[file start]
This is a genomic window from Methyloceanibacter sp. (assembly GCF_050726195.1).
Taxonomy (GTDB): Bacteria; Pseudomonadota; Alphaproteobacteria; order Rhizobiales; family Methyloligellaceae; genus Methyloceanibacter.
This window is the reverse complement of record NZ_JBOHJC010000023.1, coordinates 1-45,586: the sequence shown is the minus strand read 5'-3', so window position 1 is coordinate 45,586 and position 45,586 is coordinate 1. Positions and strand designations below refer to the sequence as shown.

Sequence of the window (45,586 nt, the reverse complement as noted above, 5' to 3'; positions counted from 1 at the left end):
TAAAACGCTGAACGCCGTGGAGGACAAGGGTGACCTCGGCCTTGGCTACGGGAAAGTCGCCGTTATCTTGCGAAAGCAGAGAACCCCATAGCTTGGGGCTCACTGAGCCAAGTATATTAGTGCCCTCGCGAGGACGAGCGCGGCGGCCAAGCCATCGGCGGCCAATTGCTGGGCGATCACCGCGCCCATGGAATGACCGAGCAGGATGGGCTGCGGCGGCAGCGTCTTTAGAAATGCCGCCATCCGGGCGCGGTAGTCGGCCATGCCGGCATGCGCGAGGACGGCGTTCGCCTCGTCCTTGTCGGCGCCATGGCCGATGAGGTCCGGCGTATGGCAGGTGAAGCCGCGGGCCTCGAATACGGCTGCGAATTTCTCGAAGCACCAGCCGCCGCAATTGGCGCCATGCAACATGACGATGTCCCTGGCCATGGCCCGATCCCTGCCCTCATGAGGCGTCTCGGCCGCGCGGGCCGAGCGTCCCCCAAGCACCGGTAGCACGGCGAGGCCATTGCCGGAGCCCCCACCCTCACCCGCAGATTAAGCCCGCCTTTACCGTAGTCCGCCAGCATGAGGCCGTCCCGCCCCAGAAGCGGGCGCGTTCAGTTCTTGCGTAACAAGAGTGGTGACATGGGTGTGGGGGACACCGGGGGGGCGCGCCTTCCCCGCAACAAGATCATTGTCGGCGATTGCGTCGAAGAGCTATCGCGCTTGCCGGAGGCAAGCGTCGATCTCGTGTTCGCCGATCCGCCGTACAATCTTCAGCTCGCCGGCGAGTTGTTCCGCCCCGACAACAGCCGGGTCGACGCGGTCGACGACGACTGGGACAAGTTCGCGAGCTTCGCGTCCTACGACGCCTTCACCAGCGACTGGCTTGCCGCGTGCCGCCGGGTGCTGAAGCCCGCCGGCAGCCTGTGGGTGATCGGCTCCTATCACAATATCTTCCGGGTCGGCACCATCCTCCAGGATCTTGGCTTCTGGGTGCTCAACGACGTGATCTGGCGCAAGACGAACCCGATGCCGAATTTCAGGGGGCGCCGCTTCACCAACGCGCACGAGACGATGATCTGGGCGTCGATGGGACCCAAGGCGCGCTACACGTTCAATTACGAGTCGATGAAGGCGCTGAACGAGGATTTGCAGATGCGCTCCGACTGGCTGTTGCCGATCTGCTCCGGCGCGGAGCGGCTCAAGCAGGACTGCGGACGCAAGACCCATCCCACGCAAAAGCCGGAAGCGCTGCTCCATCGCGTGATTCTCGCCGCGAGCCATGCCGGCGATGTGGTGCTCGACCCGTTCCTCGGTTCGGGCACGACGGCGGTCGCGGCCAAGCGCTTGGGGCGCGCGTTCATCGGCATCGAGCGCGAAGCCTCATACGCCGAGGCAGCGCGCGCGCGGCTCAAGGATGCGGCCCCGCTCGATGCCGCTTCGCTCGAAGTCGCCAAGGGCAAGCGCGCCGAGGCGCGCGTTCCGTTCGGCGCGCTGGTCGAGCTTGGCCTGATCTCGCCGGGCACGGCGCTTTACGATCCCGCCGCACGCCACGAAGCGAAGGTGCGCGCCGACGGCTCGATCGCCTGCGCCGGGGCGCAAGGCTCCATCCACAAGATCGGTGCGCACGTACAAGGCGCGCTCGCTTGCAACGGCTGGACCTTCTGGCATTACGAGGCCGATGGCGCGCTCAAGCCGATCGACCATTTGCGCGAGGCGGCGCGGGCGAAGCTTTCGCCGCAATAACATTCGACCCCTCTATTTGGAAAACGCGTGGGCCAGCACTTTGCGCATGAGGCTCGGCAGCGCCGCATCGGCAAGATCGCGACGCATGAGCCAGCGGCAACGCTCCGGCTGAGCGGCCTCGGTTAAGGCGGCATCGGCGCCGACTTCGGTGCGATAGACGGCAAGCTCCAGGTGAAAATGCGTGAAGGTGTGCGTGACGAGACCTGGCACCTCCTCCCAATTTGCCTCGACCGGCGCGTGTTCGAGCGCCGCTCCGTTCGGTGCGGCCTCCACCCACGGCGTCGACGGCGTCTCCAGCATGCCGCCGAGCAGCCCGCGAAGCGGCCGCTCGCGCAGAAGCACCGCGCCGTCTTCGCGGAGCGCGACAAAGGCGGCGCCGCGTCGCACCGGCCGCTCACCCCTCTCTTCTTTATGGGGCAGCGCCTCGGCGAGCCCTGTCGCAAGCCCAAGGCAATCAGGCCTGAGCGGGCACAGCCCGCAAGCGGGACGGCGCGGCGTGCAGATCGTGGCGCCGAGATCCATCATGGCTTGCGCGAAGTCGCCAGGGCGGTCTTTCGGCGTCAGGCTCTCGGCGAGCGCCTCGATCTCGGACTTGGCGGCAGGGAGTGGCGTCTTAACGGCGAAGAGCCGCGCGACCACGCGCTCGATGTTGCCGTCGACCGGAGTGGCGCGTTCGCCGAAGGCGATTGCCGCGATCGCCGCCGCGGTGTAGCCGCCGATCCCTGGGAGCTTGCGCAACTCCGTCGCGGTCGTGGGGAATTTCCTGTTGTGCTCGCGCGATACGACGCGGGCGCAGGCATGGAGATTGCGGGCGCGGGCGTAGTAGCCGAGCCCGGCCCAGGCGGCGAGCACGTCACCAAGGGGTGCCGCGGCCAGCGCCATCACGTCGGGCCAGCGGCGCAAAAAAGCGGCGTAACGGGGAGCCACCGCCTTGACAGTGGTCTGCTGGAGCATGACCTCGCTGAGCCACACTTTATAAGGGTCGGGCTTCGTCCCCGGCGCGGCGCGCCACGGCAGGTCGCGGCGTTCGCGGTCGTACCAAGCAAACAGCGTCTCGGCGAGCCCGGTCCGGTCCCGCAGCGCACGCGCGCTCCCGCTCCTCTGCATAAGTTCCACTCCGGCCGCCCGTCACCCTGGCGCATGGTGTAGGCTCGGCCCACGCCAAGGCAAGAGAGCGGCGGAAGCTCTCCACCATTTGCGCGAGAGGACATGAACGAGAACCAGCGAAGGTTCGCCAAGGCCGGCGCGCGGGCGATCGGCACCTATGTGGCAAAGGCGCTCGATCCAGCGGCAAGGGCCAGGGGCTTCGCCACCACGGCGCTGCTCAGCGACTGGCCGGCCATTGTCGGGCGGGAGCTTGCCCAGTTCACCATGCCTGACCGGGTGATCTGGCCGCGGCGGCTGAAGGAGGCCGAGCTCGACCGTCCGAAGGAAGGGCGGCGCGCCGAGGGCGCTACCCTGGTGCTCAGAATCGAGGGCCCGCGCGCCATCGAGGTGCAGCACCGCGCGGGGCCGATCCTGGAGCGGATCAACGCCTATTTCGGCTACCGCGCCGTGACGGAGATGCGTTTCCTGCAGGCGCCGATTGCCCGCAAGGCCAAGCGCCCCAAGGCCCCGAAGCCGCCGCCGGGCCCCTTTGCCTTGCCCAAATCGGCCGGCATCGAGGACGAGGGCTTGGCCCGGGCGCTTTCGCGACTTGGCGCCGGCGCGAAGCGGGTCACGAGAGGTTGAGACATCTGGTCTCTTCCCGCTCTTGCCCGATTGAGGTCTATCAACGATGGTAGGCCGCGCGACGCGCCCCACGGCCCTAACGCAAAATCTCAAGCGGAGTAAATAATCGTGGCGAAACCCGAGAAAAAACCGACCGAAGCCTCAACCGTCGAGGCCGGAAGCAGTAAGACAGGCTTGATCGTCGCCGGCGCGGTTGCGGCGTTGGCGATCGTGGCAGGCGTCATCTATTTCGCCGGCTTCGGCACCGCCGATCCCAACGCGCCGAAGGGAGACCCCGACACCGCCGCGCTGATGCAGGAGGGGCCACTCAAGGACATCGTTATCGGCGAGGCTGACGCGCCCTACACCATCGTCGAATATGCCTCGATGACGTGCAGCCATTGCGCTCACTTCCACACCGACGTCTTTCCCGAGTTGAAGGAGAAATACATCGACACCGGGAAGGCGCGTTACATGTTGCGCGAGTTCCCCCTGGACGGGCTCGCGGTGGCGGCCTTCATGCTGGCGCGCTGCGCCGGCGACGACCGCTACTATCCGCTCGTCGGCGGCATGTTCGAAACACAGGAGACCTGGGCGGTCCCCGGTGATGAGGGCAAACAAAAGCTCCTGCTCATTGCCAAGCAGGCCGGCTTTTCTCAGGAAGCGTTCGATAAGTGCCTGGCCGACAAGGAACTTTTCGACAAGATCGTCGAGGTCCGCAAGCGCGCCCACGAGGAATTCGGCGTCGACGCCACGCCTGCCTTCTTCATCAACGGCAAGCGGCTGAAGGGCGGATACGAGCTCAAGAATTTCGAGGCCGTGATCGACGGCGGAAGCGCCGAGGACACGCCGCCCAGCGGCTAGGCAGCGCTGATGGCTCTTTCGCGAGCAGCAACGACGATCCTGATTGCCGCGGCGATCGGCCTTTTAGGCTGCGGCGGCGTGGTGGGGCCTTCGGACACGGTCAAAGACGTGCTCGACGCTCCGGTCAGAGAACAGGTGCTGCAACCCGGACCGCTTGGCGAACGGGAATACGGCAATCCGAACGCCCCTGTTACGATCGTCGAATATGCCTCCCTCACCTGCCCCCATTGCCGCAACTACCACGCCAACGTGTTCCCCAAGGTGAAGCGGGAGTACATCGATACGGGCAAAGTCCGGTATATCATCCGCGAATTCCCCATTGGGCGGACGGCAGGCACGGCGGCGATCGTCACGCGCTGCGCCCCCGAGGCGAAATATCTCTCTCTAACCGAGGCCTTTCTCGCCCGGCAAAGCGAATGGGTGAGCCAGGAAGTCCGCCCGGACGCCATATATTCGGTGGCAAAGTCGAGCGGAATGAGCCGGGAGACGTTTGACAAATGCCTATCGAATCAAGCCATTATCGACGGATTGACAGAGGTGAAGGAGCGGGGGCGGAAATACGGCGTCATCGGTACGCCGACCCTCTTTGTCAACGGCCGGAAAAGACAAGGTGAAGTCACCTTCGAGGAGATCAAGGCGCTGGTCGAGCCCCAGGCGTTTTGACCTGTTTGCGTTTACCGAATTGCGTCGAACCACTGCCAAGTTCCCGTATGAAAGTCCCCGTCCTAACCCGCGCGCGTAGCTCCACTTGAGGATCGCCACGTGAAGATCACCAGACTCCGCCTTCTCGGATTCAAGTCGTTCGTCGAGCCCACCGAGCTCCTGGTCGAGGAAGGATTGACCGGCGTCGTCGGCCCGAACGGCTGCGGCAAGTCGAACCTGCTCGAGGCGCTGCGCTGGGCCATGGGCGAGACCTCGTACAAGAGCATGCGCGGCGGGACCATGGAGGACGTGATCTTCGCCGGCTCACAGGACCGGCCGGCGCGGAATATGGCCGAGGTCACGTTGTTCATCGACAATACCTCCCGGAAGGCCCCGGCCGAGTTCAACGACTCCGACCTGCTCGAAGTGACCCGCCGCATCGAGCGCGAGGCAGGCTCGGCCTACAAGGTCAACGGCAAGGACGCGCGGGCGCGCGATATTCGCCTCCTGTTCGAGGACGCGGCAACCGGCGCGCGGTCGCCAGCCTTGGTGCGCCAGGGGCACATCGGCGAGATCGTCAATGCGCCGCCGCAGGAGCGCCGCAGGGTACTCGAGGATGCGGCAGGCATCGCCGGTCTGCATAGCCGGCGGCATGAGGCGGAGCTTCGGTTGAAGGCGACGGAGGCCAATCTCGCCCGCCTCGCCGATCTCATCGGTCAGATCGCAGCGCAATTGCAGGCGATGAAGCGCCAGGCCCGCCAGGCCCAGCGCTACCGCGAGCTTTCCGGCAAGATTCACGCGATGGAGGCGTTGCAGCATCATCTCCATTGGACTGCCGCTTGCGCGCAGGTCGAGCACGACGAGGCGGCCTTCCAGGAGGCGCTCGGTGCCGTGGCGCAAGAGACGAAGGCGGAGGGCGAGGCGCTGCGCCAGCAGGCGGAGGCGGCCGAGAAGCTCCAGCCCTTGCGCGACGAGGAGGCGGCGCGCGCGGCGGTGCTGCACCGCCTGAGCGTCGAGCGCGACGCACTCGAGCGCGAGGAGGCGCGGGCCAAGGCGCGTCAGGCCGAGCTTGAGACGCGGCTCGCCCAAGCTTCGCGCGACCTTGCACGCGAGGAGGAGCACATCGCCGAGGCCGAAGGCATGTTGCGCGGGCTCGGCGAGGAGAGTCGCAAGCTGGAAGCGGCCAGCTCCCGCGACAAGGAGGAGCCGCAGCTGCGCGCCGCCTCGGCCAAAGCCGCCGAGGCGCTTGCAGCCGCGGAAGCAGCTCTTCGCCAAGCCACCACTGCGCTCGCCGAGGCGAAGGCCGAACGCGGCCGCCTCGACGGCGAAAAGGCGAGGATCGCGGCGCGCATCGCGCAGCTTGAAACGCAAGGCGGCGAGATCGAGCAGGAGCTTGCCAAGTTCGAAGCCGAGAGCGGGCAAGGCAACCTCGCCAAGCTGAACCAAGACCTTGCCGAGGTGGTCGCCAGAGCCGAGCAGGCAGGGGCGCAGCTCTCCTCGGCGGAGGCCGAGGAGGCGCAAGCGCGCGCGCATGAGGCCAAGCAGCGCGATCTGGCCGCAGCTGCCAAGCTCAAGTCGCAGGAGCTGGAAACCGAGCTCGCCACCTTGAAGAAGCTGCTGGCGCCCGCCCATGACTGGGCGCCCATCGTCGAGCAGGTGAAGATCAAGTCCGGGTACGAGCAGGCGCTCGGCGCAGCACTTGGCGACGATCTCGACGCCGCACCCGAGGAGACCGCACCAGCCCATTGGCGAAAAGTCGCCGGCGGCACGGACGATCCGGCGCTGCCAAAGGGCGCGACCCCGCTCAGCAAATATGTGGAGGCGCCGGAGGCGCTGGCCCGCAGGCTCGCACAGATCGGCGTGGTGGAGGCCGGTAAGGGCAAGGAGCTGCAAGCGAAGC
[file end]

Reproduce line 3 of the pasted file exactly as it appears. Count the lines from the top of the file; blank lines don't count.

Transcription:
This window is the reverse complement of record NZ_JBOHJC010000023.1, coordinates 1-45,586: the sequence shown is the minus strand read 5'-3', so window position 1 is coordinate 45,586 and position 45,586 is coordinate 1. Positions and strand designations below refer to the sequence as shown.